As I explained the other day, I have been browsing the archives for images to upload to my newly constructed Smugmug gallery. All of my digital images are organized in such a way that the many thousands taken in support of this blog are stored together and everything else has been stashed in a series of subsidiary directories. Many of these other images are of the farm and taken over a period of twelve years, beginning in 2001. Although I don’t often look through these older images I did over the weekend and found a wonderful view of a group of young Tamworth Hogs enjoying pasture on a lazy autumn afternoon back in 2007. The image was taken with a Sony DSC-W80. As most of you know, nearly all of the images which appear on this blog have undergone some post processing. Although I did subject this beauty to a bit of a tweak, it was pretty darn nice as is. We raised Tams, as feeders and as breed stock, for nearly a decade. Although there aren’t too many Tams here in the U.S., there are a few and these are prized by the good farmers who raise them for their ability to thrive out of confinement as pasture pigs. Here’s what The Livestock Conservancy has to say about this beautiful red hog … The characteristics of the Tamworth reflect centuries of selection for an outdoor life. Pigs of this breed were expected to find their own food. Long heads and impressive snouts enable these pigs to be efficient foragers. Long, strong legs and sound feet give Tamworth pigs the ability to walk for considerable distances. Ginger red coats make the pigs adaptable to a variety of climates. Tamworths have an active intelligence, and they are agreeable in disposition. Sows are prolific, able to produce and care for large litters. The piglets are vigorous. Both sexes of this breed reach a mature weight of 500-600 lbs. The Tamworth was traditionally considered a “bacon” breed, meaning that the pigs thrived on low energy forage but grew slowly. They produce meat and bacon that is lean and fine-grained. The breed has an excellent carcass yield of up to 70% due to its fine bones, creating a more productive meat:bone ratio. Registrations in this country are overseen by the Tamworth Swine Association. Given our recent spate of very bad weather, looking at the image below lightened my heart and gave me reason to believe that winter will not last forever. Just two more weeks until the window to lambing season opens. Wish us all luck.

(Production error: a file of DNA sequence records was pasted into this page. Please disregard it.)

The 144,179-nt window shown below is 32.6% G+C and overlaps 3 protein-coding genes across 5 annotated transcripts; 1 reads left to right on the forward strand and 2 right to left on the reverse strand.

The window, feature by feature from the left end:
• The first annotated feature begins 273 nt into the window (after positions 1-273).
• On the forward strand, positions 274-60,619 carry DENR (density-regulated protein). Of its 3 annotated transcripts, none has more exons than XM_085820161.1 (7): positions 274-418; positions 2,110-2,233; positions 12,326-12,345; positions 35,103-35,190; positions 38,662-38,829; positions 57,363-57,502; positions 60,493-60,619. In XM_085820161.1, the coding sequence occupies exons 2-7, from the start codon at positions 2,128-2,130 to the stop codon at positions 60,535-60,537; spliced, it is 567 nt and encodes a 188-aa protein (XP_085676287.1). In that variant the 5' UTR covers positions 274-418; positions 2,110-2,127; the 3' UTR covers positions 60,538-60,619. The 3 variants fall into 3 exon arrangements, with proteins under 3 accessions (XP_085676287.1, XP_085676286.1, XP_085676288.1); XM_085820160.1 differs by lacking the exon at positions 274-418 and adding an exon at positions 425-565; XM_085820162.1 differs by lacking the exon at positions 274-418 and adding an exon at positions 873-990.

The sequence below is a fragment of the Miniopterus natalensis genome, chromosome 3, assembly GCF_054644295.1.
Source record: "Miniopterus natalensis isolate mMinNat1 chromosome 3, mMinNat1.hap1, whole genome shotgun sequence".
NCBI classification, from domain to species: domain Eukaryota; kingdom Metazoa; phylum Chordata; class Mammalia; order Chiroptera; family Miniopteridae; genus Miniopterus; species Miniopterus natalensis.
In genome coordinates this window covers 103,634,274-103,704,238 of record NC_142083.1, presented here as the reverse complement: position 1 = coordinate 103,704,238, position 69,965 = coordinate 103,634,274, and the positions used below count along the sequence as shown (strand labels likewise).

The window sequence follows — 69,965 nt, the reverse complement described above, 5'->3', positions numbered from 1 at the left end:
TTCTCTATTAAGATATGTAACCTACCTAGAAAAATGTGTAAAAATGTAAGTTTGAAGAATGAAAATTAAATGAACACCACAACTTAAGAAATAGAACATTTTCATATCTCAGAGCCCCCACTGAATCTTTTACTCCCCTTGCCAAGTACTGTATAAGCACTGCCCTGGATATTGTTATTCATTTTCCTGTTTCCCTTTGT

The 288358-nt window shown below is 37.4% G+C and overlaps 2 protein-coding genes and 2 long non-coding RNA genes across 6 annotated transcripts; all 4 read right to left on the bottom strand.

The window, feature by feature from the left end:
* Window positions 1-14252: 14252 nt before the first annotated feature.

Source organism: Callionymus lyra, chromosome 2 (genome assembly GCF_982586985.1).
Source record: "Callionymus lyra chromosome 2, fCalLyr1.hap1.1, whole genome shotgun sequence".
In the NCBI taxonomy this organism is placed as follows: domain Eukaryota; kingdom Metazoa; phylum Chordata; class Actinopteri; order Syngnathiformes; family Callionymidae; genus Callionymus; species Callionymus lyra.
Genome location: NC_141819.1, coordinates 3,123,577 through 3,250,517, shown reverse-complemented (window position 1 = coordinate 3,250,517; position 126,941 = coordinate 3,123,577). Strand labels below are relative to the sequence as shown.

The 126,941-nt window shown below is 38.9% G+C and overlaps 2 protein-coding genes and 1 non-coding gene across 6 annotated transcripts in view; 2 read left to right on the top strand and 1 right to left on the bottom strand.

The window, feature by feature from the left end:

Given the way in which blogs are presented, I am convinced that posts which reside more than a scroll or two behind the most recent are doomed to languish and to be forgotten. Because I believe there is value in looking at contributions from days, weeks, and even months ago, I have decided to post a gallery of images presented during February of 2013. Perhaps it will be interesting to scroll through these and to compare them to those presented during this past month. Be patient, it may take several minutes for all of the images to load fully. Hovering over an image will reveal its title. Clicking one will take you to a carousel view and you can either move through the collection or click the links to read each post in its original form. Note that this is the twelfth in my series of retrospective posts. If you’d missed any of the others you can find them all by using the search feature in the sidebar to the right, simply search for retrospective.